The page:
Lynda it has been stated a few times here, there are many options for a Plan Sponsor to consider when deciding which plan best fits their population. Cost, Investments, Education are just a few. May I suggest working with and Independent Consultant to help you analyze which scenario best suits your particular needs. This way you get a completely unbiased view of all the moving parts of the Retirement plan.
Lynda, Excellent answers on the choice of plan types. If you decide to go with a 401(k) because of its advantages, there are some very good choices out there nowadays. Employee Fiduciary has an open platform and a low R/K fee of $1300 per year. Sharebuilder and Intuit 401k also offer competitive pricing for startup plans, although their investment platforms are not as open. T. Rowe Price has an excellent platform that tends to be most cost effectively for plans that already have an average balance per employee approaching $50K. Vanguard has an excellent platform, but my analysis suggests it isn't competitive for startup plans due to its $3500 base R/K fee (its small business plans are actually in partnership with Ascensus for R/K and this adds a layer of cost).
Bottom line: there are very good 401k options these days and if you can see your retirement plan growing to $200K or more fairly quickly, then the 401k option will likely be superior to a SIMPLE in a lot of ways.
The answer is it depends. The Simple Plan is likely the most popular but which plan you choose is going to depend upon your goals and what is cost effective. There are many things to consider. What are you trying to accompllish with a qualified plan? Are you trying to maximize tax benefits to the owners of the business? Are you trying to retain or reward key employees? How important is it to keep the cost to a minimum? How should an employee have to wait until they are able to participate?
Answers to questions like these will begin to steer you in the right direction. Talk to two or three different advisors and see what they recommend. Coordinate with your CPA or tax advisor and see if the plan makes sense to everyone before making a decision. You will want to look at Publication 560: http://www.irs.gov/pub/irs-pdf/p560.pdf Hope that helps.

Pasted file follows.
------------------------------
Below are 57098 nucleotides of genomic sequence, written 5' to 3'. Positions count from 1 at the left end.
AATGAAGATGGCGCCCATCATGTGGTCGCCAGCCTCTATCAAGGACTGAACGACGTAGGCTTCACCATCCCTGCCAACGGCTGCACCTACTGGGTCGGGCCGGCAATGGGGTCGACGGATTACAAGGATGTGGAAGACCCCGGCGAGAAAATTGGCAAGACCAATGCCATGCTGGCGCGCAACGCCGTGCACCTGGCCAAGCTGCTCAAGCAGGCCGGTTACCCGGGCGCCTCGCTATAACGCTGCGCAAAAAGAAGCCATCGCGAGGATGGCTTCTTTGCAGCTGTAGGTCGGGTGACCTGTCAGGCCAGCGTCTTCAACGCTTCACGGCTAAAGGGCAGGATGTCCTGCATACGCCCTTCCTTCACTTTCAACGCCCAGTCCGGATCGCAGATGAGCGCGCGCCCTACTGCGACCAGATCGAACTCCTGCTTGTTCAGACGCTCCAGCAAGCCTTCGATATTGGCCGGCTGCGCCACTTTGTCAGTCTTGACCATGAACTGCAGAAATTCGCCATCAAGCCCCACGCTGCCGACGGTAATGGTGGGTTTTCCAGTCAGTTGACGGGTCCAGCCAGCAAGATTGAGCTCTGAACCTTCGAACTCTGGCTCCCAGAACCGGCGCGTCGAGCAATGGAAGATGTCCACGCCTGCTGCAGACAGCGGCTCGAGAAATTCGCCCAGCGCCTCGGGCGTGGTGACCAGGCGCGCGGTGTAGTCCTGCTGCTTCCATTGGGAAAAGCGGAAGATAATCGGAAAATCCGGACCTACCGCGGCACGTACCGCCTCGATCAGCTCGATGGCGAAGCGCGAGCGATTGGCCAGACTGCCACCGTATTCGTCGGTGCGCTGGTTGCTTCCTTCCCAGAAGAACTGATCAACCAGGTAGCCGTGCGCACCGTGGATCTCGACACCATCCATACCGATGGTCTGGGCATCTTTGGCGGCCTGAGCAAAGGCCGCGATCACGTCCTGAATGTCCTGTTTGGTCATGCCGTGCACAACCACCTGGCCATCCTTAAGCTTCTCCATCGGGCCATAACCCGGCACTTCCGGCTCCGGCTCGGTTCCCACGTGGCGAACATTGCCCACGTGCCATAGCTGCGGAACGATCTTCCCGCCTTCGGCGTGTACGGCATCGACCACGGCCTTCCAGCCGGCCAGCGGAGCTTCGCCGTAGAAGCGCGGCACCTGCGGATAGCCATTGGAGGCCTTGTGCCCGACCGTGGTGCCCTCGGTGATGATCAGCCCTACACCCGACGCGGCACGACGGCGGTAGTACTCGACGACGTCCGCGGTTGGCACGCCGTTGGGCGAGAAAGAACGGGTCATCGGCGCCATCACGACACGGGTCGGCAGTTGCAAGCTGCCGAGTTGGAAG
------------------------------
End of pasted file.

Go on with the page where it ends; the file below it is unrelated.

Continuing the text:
There are a number of firms that can help you establish a low-cost, high quality 401k plan for your small business. My firm has a partnership with a wholesale provider to offer customized 401k plans to start-ups and small businesses (fewer than 50 employees), bundling a number of service providers and investment options (mutual funds) that we have selected with an eye towards value. We eat our own cooking too; our own company 401k plan uses the same vendors.
There are a number of firms that we compete with in this same segment, including Loring Ward, Vanguard (they have recently re-introduced a program for small businesses) and a number of mutual fund firms who also have 401k initiatives.
I recommend that you request a proposal from two or three firms that focus on small business plans. Some issues you will want to consider are:
(1) Type and range of investment options: how are investments selected? (2) Education offered by the plan administrator and/or advisor; (3) Fixed and variable costs of the plan; (4) Flexibility of the plan (Roth option, loan option, brokerage option); (5) Quality of online reporting platform; (6) Awareness of and compliance with new fiduciary guidelines; (7) Service and support; (8) Ability and willingness of the investment advisor to provide addition advice and services to your employees.
Do not hesitate to ask tough questions of your prospective partners. While the benefits can be significant both for the plan sponsor (your company) and the plan participants (you and your employees), considerable time and some expense will be required to understand and evaluate your options. Feel free to post any further questions or comments.
Something that bears emphasis is that the coming changes to the 401k marketplace will probably broaden your access to unbundled retirement plans versus many that wrap everything into one and make cost comparison difficult. It would be a good thought to ask your advisors how they approach these coming changes so that you are in the best position possible versus ending up with a plan that leaves you with a lot of work in a very short period of time.
As stated by a number of the respondents, it completely depends. The ‘top 401k plan’ for you is the one that meets and/or exceeds all the requirements and goals that you have set as a top priority for your small business of 10 employees or less. Demographics of the owner(s) and employees, most importantly their age, income level, and years of service, are key factors of course. Consult with an independent financial consultant and maybe even an actuary with expertise and strong experience in the retirement planning arena. They can do the proper analysis and help you to select not necessarily just the ‘cheapest plan,’ but the most effective for you and your company for all of the reasons most important to you.
The lower the cost the better. Depending on several elements, a defined comp plan is best for professional offices like Doctors and Attorneys where there is a wide income disparity. I could go on and on, but it would end up being just words until I knew the variables. I'd be happy to talk to you until you find an Advisor. Click on my name, and it will lead you to my page and website.